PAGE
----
Density Measurement

With the IsoSORP® instruments two samples can be weighed simultaneously. Additionally to recording the mass change of the sample material a second – inert – sample can be weighed. By weighing a Ti sinker as the second sample the density of the gas phase in the balance is determined according to Archimedes’ principle. Particularly at high pressures or in gas mixtures this cannot be calculated accurately using equations of state. The density influences the measured sample mass, via the buoyancy effect, and thus should be known accurately.

Furthermore, density measurement of binary mixtures enables their composition to be calculated without the necessity of further composition analysis (e.g. by gas chromatograph). Therefore, the IsoSORP® offers two devices in one: gravimetric measurement of mass transfer between a gaseous fluid phase and the sample and also the gravimetric measurement of gas composition.

Density Measurement - Equations Of State - IsoSORP Series

Forced throughflow

A special version of the IsoSORP® was developed to investigate mass transfer processes in a forced flow of gas through bulk material beds. This apparatus is used to investigate for example supercritical fluid extraction or reactions on catalysts as close to the real process conditions as possible.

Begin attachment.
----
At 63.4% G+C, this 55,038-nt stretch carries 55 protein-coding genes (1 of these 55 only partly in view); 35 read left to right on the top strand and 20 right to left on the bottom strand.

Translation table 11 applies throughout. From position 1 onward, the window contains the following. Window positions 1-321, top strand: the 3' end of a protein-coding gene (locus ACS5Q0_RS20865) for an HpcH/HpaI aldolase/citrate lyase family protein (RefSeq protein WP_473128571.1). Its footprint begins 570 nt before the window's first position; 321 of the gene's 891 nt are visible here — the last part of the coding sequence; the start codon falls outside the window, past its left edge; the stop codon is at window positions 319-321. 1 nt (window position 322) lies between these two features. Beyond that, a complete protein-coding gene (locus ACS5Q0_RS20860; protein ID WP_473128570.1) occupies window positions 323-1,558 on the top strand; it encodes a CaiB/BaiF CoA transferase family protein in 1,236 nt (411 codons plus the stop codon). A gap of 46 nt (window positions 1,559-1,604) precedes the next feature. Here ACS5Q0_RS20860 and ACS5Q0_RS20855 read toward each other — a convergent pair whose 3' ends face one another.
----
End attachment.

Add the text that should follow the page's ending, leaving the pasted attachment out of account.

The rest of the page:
The bulk material container is placed on a sealed plate and the gas is forced to flow through the material. The measurement of sample weight change due to the mass transfer from or to the gas phase is carried out over user configured time intervals. The gas flow is stopped for a short time and the container is lifted to a freely suspended state by the Magnetic Suspension Balance and weighed. By this procedure distinct weight data can be gained, each after a certain time of gas flow through the sample.

Forced Flow Through

These options are available for MSB type E1 and E10

Contact Us

Details about the instruments are provided on the subsequent pages. The IsoSORP Series of instruments is customizable to a wide extend.

Contact us to discuss your research needs.